Two NASA astronauts are taking a spacewalk outside the International Space Station today (Jan. 15), and you can watch all the action live online.
For the first spacewalk of the year, NASA astronauts Christina Koch and Jessica Meir will spend about 6.5 hours working in the vacuum of space to continue replacing old nickel-hydrogen batteries on the station's solar arrays with new lithium-ion batteries. The spacewalking duo began working to replace these batteries during a spacewalk together on Oct. 18, and that was the first all-woman spacewalk in history.
The spacewalkers are scheduled to emerge from the Quest airlock shortly after switching their spacesuits over to battery power at about 6:50 a.m. EST (1150 GMT). NASA will provide live coverage of the spacewalk beginning at 5:30 a.m. EST (1030 GMT), and you can watch it live here on Space.com, courtesy of NASA TV.
Today's spacewalk will be the first of three spacewalks scheduled to take place this month. On Monday (Jan. 20), Meir and Koch will take another spacewalk together to wrap up the battery replacement work.
If these two spacewalks go according to plan, NASA astronaut Andrew Morgan and European Space Agency astronaut Luca Parmitano will conduct another spacewalk on Jan. 25. For their spacewalk, Morgan and Parmitano will continue ongoing work to upgrade an old dark matter experiment outside the space station called the Alpha Magnetic Spectrometer. They will be completing the installation of a new cooling apparatus, which they started doing in a series of three spacewalks in November and December.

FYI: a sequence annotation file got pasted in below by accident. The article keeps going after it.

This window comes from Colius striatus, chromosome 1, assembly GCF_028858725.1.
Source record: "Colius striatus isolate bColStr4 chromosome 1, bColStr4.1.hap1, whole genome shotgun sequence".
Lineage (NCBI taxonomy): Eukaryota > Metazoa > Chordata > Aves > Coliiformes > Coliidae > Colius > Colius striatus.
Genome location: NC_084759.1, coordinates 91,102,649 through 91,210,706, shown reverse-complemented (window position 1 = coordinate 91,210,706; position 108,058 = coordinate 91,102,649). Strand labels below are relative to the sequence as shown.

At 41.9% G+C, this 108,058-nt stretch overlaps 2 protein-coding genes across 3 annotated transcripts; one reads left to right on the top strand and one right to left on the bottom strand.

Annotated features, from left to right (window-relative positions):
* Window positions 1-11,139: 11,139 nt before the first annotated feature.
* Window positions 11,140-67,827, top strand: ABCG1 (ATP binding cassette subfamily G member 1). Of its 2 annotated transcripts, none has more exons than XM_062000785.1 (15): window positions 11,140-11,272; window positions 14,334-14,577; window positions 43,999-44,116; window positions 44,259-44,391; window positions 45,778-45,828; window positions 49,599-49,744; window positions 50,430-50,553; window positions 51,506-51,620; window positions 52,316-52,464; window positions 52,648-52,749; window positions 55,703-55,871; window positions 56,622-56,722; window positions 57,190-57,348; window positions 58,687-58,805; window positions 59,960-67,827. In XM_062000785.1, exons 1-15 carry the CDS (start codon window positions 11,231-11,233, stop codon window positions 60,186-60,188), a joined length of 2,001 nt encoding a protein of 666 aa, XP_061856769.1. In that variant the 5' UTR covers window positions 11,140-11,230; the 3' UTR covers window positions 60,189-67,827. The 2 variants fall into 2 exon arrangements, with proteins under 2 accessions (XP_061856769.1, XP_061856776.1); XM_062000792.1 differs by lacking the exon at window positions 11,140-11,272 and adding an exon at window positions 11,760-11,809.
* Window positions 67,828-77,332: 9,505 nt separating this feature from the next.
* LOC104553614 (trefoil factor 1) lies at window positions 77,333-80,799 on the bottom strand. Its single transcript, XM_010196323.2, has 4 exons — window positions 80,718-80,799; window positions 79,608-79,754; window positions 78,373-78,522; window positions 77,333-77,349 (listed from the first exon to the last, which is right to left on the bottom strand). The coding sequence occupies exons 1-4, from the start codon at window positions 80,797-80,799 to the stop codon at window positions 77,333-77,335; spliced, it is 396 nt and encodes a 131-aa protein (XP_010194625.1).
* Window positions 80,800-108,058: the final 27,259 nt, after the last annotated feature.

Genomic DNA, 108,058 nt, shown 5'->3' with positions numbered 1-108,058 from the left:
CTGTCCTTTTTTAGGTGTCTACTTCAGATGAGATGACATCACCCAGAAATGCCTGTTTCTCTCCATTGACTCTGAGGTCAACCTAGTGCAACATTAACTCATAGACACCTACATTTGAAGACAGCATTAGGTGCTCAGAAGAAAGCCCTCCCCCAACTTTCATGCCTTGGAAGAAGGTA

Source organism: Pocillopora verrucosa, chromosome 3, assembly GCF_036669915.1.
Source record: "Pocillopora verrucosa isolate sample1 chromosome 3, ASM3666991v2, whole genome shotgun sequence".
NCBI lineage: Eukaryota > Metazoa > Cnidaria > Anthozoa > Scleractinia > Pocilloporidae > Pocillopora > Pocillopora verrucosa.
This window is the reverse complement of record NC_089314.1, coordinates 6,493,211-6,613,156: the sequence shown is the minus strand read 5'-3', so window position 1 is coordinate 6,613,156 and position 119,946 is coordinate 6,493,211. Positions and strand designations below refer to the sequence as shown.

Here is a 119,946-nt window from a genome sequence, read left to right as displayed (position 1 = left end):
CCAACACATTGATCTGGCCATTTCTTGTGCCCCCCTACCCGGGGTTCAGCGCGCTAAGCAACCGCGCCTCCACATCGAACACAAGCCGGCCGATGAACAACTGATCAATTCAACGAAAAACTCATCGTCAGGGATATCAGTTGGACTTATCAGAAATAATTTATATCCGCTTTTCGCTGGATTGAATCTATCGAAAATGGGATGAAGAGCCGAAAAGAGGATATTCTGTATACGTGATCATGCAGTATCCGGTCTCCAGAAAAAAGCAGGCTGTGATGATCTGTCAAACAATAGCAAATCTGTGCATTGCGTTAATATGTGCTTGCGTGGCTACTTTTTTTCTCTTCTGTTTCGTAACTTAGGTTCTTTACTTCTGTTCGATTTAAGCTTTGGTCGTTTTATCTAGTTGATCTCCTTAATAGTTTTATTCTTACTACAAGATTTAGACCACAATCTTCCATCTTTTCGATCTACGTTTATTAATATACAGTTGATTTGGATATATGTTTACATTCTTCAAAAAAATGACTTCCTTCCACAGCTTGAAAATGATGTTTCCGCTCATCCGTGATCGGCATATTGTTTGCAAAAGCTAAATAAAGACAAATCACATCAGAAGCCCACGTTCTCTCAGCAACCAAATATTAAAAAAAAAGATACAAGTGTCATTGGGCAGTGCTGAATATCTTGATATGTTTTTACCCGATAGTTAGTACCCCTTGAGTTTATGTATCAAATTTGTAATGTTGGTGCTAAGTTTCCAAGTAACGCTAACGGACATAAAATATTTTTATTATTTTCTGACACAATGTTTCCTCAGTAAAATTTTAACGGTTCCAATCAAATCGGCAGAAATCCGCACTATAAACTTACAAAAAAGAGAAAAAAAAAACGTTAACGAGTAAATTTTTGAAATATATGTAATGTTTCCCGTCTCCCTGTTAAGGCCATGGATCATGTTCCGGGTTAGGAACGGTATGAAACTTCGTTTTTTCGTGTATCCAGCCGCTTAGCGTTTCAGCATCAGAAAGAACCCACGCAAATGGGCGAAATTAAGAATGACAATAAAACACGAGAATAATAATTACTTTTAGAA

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Hanneke Weitering is a multimedia journalist in the Pacific Northwest reporting on the future of aviation at FutureFlight.aero and Aviation International News and was previously the Editor for Spaceflight and Astronomy news here at Space.com. As an editor with over 10 years of experience in science journalism she has previously written for Scholastic Classroom Magazines, MedPage Today and The Joint Institute for Computational Sciences at Oak Ridge National Laboratory. After studying physics at the University of Tennessee in her hometown of Knoxville, she earned her graduate degree in Science, Health and Environmental Reporting (SHERP) from New York University. Hanneke joined the Space.com team in 2016 as a staff writer and producer, covering topics including spaceflight and astronomy. She currently lives in Seattle, home of the Space Needle, with her cat and two snakes. In her spare time, Hanneke enjoys exploring the Rocky Mountains, basking in nature and looking for dark skies to gaze at the cosmos.
I don't know. Call me old fashioned, but I really don't care that it is the 2nd all-women spacewalk. Are we gonna "acknowledge" the 3rd, 4th, 5th.... 25th, 100th? Seriously. The most qualified individual is performing the requirements of the spacewalk. I am very proud of our astronauts, because of their knowledge and skill, not because of their gender. Lord help us if we start seeing headlines like the "First transgender astronaut spacewalk", or the "First non-binary thing taking a spacewalk". Seriously. They are astronauts because of the skill and training they have completed and are proficient at. Beyond that, they are just humans, just like everyone else here on the planet.Reply